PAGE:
willing citizenry unwilling to follow present Govt.. leadership. We also
consider that it would be illegal to hold by-elections to partition new
constituencies without a general election, since voters would in certain
cases be voting twice within 5 years for entirely different candidates, and
for entirely different constituencies, without the sanction of a Gen. Election.

Now, as Delegate of the Labour Party, Dominica, I shall be presenting
a short list of items which our members would like the Convention to discuss.
In addition, there are some remarks which I "should like to add out of my
experience, not only as Founder-Leader of.L.P.D., but after 17 months as
a Member of Parliament/Minister.

To my mind, the most important item we could discuss is that of ..
Conflicting loyalties.

There are several froms of conflicting loyalties within the W.I.F.L
And these are of the graVest concern to me, and I understand also to other, .*W4

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2. Labour Party (Dominica) .A1i

The first conflict is between constituency Party and Federal Party, or
between loyalty to local/unit leaders as apart from loyalty to the Prime
Minister. There is also the conflict between Parties whose manifestoes
and aims differ. And what of loyalty to the West Indian Federal Labour
In my view, it is essential to have a well-hammered out constitution
for the W.I.F.L.P. (I don't feel the election manifesto is enough); such
constitution to be accepted by all Unit Parties, with elasticity of end-
clauses to suit their own particular conditions. But basic loyalties
could be established in this way, and general agreement on the management
and administration of Parties would also be a good thing.

We are trying in the West Indies to shake off the old 'personalist'
political habits, like voting for 'Busta' because he is a fine old clown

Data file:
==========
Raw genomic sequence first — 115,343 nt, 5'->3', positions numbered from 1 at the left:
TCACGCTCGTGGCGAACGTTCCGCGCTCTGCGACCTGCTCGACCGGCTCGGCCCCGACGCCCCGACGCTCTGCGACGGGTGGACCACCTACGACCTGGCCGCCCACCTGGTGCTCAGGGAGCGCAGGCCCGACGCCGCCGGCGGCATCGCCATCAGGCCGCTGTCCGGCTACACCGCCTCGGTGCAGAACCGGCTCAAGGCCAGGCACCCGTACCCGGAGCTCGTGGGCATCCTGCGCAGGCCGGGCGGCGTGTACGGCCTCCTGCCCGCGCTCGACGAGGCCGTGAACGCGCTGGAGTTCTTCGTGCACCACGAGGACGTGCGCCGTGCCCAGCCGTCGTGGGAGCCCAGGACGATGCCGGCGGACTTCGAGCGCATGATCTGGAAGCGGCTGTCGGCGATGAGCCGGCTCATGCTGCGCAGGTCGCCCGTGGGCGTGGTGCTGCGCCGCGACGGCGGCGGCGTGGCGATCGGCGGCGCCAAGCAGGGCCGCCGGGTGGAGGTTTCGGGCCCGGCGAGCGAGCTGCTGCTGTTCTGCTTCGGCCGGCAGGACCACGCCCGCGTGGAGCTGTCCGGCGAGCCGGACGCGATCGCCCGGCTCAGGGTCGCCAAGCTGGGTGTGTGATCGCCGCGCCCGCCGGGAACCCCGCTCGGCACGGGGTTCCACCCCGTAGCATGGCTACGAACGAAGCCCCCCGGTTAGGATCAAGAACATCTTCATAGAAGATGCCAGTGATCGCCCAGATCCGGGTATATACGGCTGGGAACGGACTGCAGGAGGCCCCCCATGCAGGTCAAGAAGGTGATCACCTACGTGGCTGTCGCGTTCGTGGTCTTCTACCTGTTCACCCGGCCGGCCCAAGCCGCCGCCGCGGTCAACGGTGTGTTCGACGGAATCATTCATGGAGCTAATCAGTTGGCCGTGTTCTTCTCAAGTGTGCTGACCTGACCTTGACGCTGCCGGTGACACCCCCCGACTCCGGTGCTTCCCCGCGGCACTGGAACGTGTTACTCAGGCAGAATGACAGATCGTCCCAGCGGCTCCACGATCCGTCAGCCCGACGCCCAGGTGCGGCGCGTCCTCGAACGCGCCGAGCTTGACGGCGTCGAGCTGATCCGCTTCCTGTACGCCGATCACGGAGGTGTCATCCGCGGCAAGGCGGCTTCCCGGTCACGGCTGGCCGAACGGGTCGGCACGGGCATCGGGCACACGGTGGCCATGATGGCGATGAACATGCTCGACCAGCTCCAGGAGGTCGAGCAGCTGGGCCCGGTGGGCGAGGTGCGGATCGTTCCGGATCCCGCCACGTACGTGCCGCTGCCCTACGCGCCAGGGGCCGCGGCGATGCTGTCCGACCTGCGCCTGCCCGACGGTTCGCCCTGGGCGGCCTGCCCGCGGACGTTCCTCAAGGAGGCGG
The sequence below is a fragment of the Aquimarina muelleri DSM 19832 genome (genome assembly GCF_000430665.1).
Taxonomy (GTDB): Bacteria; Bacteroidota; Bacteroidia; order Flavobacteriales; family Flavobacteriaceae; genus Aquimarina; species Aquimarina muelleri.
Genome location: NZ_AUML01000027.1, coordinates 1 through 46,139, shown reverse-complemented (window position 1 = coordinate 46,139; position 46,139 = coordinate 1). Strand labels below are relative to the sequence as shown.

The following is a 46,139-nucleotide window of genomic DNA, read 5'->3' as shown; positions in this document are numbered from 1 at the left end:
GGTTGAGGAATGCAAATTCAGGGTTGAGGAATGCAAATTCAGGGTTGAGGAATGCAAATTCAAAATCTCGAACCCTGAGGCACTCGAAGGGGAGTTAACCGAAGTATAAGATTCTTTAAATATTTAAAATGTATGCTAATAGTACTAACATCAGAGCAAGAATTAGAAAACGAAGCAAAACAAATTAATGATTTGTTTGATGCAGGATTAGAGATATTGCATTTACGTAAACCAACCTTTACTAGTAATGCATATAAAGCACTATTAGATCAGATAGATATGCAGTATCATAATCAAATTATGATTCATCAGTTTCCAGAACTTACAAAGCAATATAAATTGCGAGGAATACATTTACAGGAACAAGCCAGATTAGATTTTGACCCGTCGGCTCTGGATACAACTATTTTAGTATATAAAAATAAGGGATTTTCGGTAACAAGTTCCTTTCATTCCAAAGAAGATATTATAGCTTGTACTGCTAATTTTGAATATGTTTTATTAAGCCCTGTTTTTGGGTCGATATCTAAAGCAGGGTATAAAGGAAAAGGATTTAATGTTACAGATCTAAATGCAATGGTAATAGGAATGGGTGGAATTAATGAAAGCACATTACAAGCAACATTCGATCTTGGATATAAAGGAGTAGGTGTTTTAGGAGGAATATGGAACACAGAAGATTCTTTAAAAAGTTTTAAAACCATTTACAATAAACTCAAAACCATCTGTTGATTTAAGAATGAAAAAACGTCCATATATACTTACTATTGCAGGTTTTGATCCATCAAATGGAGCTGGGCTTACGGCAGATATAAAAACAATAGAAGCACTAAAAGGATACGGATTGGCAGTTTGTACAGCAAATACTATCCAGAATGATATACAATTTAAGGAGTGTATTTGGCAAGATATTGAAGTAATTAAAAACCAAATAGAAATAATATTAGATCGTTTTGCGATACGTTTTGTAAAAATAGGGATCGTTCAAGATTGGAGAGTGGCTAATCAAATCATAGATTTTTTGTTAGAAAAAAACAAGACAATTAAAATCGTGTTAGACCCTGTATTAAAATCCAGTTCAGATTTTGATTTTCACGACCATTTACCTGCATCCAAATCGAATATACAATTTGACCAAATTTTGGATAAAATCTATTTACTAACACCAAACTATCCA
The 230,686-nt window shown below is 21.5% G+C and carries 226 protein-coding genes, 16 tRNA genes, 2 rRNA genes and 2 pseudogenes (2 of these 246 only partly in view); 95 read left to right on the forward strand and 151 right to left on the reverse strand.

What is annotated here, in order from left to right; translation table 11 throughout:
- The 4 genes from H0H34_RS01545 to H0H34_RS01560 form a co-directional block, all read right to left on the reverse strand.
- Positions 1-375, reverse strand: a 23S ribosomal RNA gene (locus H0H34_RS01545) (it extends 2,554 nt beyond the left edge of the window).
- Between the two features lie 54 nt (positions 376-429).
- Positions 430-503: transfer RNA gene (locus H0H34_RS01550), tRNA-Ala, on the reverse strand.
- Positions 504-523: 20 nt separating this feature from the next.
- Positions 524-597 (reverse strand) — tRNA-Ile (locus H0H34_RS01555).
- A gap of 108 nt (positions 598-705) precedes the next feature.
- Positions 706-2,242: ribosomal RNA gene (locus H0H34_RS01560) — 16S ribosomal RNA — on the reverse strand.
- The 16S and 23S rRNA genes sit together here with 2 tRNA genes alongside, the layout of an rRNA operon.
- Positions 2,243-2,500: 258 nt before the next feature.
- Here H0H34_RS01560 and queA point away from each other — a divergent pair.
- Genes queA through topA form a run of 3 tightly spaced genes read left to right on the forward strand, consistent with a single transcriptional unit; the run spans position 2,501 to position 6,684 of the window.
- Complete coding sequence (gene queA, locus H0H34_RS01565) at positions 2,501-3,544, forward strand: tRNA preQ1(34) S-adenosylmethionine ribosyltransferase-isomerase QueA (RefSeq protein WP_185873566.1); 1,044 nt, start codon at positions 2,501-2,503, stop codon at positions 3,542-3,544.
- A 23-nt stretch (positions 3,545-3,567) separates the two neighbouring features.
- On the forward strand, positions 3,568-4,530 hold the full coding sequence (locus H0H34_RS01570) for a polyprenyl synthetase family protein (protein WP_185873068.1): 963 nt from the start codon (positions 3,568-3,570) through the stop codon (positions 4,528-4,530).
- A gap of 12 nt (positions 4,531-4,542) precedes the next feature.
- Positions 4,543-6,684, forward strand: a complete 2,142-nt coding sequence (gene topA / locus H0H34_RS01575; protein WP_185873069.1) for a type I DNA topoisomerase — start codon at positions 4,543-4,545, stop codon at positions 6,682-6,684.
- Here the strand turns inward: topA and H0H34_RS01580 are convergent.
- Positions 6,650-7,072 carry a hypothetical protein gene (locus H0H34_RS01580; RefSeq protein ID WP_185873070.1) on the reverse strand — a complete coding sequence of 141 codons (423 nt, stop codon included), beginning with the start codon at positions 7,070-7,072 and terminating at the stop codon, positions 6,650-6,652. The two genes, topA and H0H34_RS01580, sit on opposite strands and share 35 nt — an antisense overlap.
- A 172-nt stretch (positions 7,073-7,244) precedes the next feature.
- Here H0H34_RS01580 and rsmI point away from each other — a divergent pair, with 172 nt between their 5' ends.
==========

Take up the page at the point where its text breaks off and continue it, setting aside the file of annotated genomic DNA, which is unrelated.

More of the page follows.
etc., but we are not shaking it off fast enough. Our politics are still
very personalist, we gang up with people because they are friends, sometimes
to the detriment of our ideals. To give an example, what I call the 'old
school tie' of the S.F.C. chokes some of its wearers, causing them to
stifle criticism of persons who are doing deliberate harm to the Federal
Labour cause, or even to support such persons. I am not saying we should
cut out dear associations of the past for the sake of politics, but I
suggest we might stop and think how the people, the voters, see these
things. Our voters in Dominica see them in a very black light.

I think too that we must make a strong effort to clear from our minds
internecine jealousies and rivalries, which begin in little ways and be-
come large. I feel that we should be generous and not thwart each other's

It is my opinion' that the working people of even some advanced units
are kept in darkness about the meaning of federation and, about what they
can do to help.

To sum up, please may we settle this matter of loyalties. Let us
make a decent blueprint. Let us educate and federalise amicably. Let us
learn from each other about organisation and management of Parties. Let
us not reject things out of hand because we don't like so-and-so.

The long view, the 4'est Indies view, the world view even: that is
what 'we are lacking.

I should like to learn from some of the wiser people attending this
Convention how to cope with these disadvantages. It is hardly any use our
getting out statistics and talking business until this basic unhappiness
which afflicts many of us is dealt with.